Let $f$ be a binary quadratic form with integer coefficients and non-zero discriminant $D$. Suppose for simplicity that $D$ is a fundamental discriminant (which in particular implies that $f$ is primitive). We say that $f$ represents a square mod $D$ if for any $a$ representable by $f$ we have

$$a \equiv \square \pmod{p}$$

for each prime $p | D$. Note that this condition only depends on the $\text{GL}_2(\mathbb{Z})$-equivalence class of $f$. We can thus say that the $\text{GL}_2(\mathbb{Z})$-class of $f$, $[f]$, is a square class if for a prime $q$ representable by $f$ and co-prime to $D$ satisfies $q \equiv \square \pmod{p}$ for $p | D$, and if $D \equiv 0 \pmod{4}$ (respectively $8$), then $q \equiv 1 \pmod{4}$ (respectively $8$). By our earlier discussion, the choice of $q$ representable by $f$ does not matter.

How are 'square classes' distributed in the ideal class group of $\mathcal{O} = \mathcal{O}_{\mathbb{Q}(\sqrt{D})}$? Heuristically, for each (odd) prime $p | D$, half of the classes of the ideal class group should be square mod $p$ and the other half should not, so the number of square classes ought to be $h_2(D) 2^{-\omega(D)}$ where $h_2(D)$ is the class number of $\mathcal{O}$ and $\omega(n)$ denotes the number of prime divisors of $n$.

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    $\begingroup$ Are you expecting an answer going beyond genus theory? Or is the principal genus theorem (Gauss, DA 1801) the answer? $\endgroup$ – Franz Lemmermeyer Oct 20 '18 at 9:12
  • $\begingroup$ @FranzLemmermeyer yes, it seems that 'square classes' are precisely the classes in the principal genus. If you want to write that as an answer I will accept it. $\endgroup$ – Stanley Yao Xiao Oct 26 '18 at 0:59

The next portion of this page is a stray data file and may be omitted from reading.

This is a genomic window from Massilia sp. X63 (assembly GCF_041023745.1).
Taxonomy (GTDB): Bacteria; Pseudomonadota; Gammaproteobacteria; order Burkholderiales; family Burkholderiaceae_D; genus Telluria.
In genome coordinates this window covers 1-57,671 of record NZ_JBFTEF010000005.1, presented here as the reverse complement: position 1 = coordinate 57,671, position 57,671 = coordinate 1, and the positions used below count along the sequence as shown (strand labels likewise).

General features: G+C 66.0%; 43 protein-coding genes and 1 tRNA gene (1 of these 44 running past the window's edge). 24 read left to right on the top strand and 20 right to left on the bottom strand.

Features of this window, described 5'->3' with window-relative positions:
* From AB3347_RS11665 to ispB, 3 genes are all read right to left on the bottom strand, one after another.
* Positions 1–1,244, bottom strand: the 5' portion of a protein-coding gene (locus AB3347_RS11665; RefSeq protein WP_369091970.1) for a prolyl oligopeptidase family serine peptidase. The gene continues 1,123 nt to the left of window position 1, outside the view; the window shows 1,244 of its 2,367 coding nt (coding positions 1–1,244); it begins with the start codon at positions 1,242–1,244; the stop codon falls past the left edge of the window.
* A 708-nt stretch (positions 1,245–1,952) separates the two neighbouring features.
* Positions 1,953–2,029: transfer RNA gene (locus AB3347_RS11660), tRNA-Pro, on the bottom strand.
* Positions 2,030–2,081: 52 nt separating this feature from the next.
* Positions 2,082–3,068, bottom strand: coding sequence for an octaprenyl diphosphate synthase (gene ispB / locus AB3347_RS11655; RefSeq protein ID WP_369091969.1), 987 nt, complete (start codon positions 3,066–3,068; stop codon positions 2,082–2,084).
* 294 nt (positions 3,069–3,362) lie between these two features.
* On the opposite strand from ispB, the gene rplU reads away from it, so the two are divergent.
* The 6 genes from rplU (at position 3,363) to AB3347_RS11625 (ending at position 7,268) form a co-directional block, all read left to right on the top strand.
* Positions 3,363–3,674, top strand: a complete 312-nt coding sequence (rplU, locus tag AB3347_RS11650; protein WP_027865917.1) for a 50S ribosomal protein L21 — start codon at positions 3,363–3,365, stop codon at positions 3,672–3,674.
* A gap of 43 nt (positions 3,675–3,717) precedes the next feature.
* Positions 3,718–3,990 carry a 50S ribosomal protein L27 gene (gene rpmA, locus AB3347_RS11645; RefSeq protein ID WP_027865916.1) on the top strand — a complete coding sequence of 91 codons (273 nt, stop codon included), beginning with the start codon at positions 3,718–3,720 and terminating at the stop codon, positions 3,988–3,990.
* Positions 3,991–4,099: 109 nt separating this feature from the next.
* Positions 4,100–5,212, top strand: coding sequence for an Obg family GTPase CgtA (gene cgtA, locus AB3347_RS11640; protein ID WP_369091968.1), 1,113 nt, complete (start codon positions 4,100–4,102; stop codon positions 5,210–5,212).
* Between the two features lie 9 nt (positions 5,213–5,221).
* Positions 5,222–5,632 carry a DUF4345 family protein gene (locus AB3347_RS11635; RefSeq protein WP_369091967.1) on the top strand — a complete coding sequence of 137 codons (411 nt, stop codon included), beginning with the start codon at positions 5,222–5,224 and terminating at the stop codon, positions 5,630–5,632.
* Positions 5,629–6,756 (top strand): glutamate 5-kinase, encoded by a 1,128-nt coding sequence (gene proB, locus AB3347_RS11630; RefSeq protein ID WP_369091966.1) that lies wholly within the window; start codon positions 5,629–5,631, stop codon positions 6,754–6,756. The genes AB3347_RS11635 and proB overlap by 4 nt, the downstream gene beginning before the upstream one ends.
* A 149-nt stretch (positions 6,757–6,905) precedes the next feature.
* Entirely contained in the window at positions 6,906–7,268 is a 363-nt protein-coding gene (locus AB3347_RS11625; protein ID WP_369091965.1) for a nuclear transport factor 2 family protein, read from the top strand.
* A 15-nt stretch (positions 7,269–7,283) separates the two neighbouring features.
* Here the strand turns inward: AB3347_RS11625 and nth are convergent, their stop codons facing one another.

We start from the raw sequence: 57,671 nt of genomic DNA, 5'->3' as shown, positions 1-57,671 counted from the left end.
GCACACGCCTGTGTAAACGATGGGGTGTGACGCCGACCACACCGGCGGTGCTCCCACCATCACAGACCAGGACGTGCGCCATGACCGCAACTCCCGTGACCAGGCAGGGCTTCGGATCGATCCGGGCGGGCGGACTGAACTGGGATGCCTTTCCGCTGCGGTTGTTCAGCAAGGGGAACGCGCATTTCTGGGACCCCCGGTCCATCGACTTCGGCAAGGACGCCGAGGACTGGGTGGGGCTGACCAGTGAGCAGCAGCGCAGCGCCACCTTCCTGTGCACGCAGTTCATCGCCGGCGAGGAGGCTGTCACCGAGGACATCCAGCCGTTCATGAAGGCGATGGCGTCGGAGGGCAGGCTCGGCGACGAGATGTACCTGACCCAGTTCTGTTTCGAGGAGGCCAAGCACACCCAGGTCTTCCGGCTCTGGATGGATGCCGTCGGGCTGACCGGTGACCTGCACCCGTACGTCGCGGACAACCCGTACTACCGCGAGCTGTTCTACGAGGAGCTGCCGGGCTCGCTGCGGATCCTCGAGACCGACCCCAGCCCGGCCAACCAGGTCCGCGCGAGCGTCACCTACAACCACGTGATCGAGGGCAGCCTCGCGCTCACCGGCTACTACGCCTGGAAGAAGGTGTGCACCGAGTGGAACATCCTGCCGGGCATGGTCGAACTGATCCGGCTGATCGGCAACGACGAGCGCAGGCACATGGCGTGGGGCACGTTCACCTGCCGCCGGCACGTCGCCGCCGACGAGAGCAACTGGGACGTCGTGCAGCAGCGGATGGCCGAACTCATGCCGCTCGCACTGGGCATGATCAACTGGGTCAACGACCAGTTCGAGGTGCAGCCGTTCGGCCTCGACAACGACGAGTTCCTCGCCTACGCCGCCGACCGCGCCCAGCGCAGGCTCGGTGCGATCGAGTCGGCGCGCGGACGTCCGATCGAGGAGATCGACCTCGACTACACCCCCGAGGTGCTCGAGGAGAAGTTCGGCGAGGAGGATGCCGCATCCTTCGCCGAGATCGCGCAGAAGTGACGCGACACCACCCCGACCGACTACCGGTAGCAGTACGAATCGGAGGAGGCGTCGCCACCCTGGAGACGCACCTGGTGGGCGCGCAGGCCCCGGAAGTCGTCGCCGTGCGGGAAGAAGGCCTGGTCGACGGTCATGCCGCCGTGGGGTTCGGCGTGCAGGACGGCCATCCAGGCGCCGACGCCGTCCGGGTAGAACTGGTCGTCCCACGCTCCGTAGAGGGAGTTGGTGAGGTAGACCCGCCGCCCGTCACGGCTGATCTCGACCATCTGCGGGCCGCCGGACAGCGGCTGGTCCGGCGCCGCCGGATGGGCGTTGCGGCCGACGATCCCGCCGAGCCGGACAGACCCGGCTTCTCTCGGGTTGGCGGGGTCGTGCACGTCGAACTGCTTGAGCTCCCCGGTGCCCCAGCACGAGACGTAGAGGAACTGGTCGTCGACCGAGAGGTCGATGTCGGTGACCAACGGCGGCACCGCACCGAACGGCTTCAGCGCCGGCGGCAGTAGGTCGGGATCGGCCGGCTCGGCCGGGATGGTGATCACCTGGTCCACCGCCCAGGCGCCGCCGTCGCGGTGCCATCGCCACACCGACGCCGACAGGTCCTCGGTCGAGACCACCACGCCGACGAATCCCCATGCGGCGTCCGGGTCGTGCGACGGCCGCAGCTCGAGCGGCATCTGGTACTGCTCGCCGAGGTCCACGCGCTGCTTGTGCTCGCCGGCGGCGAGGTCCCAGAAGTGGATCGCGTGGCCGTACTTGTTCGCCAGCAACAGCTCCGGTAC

The standard definition for a form to belong to the principal genus of forms with fundamental discriminant $d$ is that the primes $p$ coprime to $d$ that the form $Q$ represents satisfy $(d_1/p) = \ldots = (d_t/p)$, where $d =d_1 \cdots d_t$ is the factorization of $d$ into prime discriminants. In particular, $Q$ is allowed to represent primes $p \equiv \pm 1 \bmod 8$ if $d_1 = 8$ occurs in the factorization, and primes $p \equiv 1, 3 \bmod 8$ if $d_1 = -8$ occurs (for example, $40 = 5 \cdot 8$ and $-40 = 5 \cdot (-8)$ are factorizations into prime discriminants, $40 = -5 \cdot (-8)$ is not since $-5$ is not a discriminant).

Gauss's principal genus theorem states that a form is in the principal genus if and only if the equivalence classof $Q$ is a square in the class group. The genus of a form is the sign vector $((d_1/p), \ldots, (d_t/p))$, and there are forms for every sign vectors whose entries have product $+1$.

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